Robinson Crusoe

Written by:
Daniel Defoe
Narrated by:
Tony Britton

Abridged Audiobook

Release Date
May 2017
2 hours 17 minutes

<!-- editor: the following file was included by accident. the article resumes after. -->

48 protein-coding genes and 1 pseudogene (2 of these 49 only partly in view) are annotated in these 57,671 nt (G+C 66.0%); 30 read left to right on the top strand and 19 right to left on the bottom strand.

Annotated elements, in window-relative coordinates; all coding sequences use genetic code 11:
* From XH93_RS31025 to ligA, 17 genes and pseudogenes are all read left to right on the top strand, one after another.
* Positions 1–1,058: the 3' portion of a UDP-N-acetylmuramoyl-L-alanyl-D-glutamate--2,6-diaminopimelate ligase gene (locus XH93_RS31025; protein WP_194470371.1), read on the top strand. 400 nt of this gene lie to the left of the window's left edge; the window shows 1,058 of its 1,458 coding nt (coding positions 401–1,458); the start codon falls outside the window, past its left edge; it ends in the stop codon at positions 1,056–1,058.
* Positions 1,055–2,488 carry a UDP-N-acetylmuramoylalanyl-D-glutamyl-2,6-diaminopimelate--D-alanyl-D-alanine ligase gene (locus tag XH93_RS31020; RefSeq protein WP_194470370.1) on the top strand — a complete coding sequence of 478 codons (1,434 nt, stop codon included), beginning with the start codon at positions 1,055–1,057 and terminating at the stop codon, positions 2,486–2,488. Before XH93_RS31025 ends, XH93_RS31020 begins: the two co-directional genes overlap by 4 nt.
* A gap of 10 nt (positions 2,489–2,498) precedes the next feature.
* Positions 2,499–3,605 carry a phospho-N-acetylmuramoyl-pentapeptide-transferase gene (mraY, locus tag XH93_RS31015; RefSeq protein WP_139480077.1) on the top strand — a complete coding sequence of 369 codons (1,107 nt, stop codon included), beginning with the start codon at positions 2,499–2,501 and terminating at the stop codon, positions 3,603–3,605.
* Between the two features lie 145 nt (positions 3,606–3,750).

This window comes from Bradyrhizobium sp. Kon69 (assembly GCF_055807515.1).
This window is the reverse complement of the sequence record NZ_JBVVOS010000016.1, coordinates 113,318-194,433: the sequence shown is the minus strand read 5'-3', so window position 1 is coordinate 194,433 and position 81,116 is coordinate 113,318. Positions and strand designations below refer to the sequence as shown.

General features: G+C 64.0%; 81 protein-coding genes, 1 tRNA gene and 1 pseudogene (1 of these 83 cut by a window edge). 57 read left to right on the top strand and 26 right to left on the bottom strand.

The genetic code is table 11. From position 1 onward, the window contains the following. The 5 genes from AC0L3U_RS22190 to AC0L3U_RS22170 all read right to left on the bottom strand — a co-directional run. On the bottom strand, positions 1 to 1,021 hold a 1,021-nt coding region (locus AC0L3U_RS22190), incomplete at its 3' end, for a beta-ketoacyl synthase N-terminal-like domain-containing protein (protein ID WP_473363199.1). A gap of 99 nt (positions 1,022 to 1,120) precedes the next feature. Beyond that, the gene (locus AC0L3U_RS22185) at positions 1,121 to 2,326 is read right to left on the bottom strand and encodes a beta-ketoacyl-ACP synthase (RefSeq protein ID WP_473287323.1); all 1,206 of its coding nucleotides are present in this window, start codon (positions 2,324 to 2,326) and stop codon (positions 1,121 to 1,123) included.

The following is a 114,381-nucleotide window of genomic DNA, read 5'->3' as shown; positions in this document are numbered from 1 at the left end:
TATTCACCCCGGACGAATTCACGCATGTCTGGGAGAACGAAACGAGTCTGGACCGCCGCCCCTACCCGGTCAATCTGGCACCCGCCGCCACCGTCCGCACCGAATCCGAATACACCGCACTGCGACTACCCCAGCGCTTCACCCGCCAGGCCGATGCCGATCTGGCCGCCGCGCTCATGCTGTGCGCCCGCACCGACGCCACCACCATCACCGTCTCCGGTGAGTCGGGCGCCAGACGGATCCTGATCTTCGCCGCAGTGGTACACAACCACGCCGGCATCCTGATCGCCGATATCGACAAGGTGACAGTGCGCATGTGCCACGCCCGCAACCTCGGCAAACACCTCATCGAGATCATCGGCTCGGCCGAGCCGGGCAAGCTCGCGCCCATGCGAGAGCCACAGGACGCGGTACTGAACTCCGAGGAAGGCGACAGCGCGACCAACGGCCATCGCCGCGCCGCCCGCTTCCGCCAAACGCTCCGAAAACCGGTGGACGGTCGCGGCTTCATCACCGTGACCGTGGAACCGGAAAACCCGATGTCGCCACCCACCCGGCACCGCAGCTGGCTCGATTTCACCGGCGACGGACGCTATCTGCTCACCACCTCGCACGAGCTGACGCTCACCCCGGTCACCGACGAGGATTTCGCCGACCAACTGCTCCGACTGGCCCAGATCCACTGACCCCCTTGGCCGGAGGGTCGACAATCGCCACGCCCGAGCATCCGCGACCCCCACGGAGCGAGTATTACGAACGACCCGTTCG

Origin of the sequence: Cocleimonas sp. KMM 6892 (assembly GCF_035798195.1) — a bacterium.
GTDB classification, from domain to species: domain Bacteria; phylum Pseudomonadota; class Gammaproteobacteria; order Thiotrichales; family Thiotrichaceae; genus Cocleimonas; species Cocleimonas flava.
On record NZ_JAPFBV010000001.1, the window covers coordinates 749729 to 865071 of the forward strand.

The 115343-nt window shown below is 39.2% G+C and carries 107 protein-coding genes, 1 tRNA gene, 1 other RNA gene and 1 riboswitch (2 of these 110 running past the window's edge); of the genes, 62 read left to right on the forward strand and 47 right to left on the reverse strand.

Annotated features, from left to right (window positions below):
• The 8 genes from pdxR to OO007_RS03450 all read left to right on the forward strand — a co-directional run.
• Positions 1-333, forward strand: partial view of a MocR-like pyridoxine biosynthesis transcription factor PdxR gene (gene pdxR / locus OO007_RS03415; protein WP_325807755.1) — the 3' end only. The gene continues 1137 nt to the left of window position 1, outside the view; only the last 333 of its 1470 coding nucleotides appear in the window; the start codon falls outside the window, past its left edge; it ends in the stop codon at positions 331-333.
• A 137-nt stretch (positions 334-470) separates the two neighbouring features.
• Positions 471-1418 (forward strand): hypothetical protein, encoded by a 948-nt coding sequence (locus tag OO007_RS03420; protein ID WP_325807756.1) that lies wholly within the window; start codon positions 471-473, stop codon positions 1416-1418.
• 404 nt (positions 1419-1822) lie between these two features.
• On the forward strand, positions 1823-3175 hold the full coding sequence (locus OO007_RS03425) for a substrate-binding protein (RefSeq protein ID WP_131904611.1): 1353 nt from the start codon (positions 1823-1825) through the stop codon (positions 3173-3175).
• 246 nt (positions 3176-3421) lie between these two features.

Defoe's masterpiece is part adventure and part do-it-yourself book. It describes the experiences of the resourceful sailor and castaway Robinson Crusoe. After escaping shipwreck and being swept on to an island with nothing but his wits, Crusoe survives ? and even prospers ? through his ingenuity and perseverance. He builds his own dwelling and makes furniture and clothes. He lives alone until the arrival of cannibals brings him an unexpected companion and the chance landing of mutineers gives him the opportunity to return home. 1. Castaway - Shipwrecked - Hope in the morning. Robinson Crusoe tells of the youthful restlessness which drove him to run away to sea as a young man. After eight years, he is to be found on a slaving ship bound from Brazil to Africa when a violent storm blows up. The ship hits a sandbank and the crew abandons her before she breaks up. But a huge wave capsizes their boat and Crusoe alone is carried ashore by the raging sea and left half-drowned on the beach. He realizes that he is the sole survivor and is cast into despair. Crusoe is without food or any means of survival and has on him only a knife, a pipe and some tobacco. He climbs a tree to spend the night, falls into an exhausted sleep and wakes to see that the ship has been driven close inshore. Filled with new hope, he swims out to it, intent on taking away any provisions and implements that will help him to keep body and soul together. 2. Survival Tactics - Stores from the ship - Building a home. Crusoe finds the ship undamaged but with all boats missing. He builds a raft from spars and piles it with food, clothing and firearms. Using broken oars, he propels his clumsy vessel ashore. Over the next 13 days, he visits the ship 11 times, taking anything of use, including axes, cables and canvas. By the time a storm sinks the ship, he is well equipped. On a plain by a cliff, he pitches a tent inside a barrier of stakes. Crusoe brings all his goods into this compound. Then he draws up a list of the pros and cons of his life, determining to be satisfied. He makes furniture and grows barley from seed. 3. Exploration - The island's greener side. Crusoe finds abundant fruits, keeping some grapes to dry as raisins. On the west of the island he enters a delightful woody vale where citrus trees and melons grow wild. He considers moving his base to this lush spot but instead builds himself a second 'country' home, not wanting to live too far away from the coast and out of sight of passing ships. On the first anniversary of his deliverance from shipwreck Crusoe has a solemn day of thanksgiving. 4. An Ominous Sign - A useless boat - Footprint in the sand. Crusoe spends two years building a canoe by hollowing out a tree. However, when he tries to circumnavigate the island in it, he is almost swept away by the tides. Back ashore, he abandons ideas of sailing away, being resigned to his fate. One day, after living alone on the island for 15 years, he is appalled to see footprint in the sand. Terrified, he flees to h camp and hides. He redoubles his defences after seeing the remains of a cannibal feast. 5. Timely Rescue - Terror renewed - A victim saved. Alarmed by the evidence of visiting savages, Crusoe spends more time inside his stockade. However, while out exploring he spies a fire and his terror increases. After 24 years on the island, Crusoe sees another cannibal party dragging two victims ashore. While the first is being killed, the second runs away and outstrips his pursuers. Crusoe saves the fugitive, then beckons to the trembling man to come near. The man swears to be his devoted servant. 6. Man Friday - Burning the remains - Scripture lessons. Calling his new companion Friday, after the day on which he saved the man's life, Crusoe takes him home and gives him food. Next day, they visit the site of the cannibal feast and burn the remains, Friday being less upset than Crusoe by the grisly task. Crusoe decides to educate Friday and teaches him English and Christianity. Friday excels at both, especially religious studies and asks Crusoe searching theological questions that he cannot answer. Ruefully, Crusoe admits Friday is a better Christian than himself. 7. A Rum Lot - Mutineers and officers - Crusoe to the rescue. Twenty-eight years after Crusoe's shipwreck, Friday rouses him with news of a ship approaching. Crusoe realizes that it is English, but the crew which comes ashore surprises him ? three of the 11 men are clearly prisoners and begging for mercy. Arming themselves, Crusoe and Friday approach the captives, who are the captain, his mate and a passenger, in the process of being marooned by mutineers. As the rogues sleep, Crusoe gives the prisoners muskets and together they overwhelm the dissenters, killing two of them. The rest of the mutineers beg their captain's forgiveness. 8. Victory and Escape - Outwitting mutiny - Happy return. Crusoe orders the rowing-boat to be holed and sends the more suspect sailors to a distant cave, as prisoners. The rest join Crusoe and the captain's party. The ship sends another crew to find out why the first group has not returned. Thinking their comrades murdered, they speedily go back to their vessel. However, they return to the island and leave three men to guard their boat while the others explore. Crusoe sends Friday and the mate off as a decoy, while he captures the men guarding the boat. When the mutineers return bewildered, they are captured. The captain and Crusoe launch a midnight attack on the ship and regain it. The captain gratefully offers Crusoe his vessel and all sail happily back to England.
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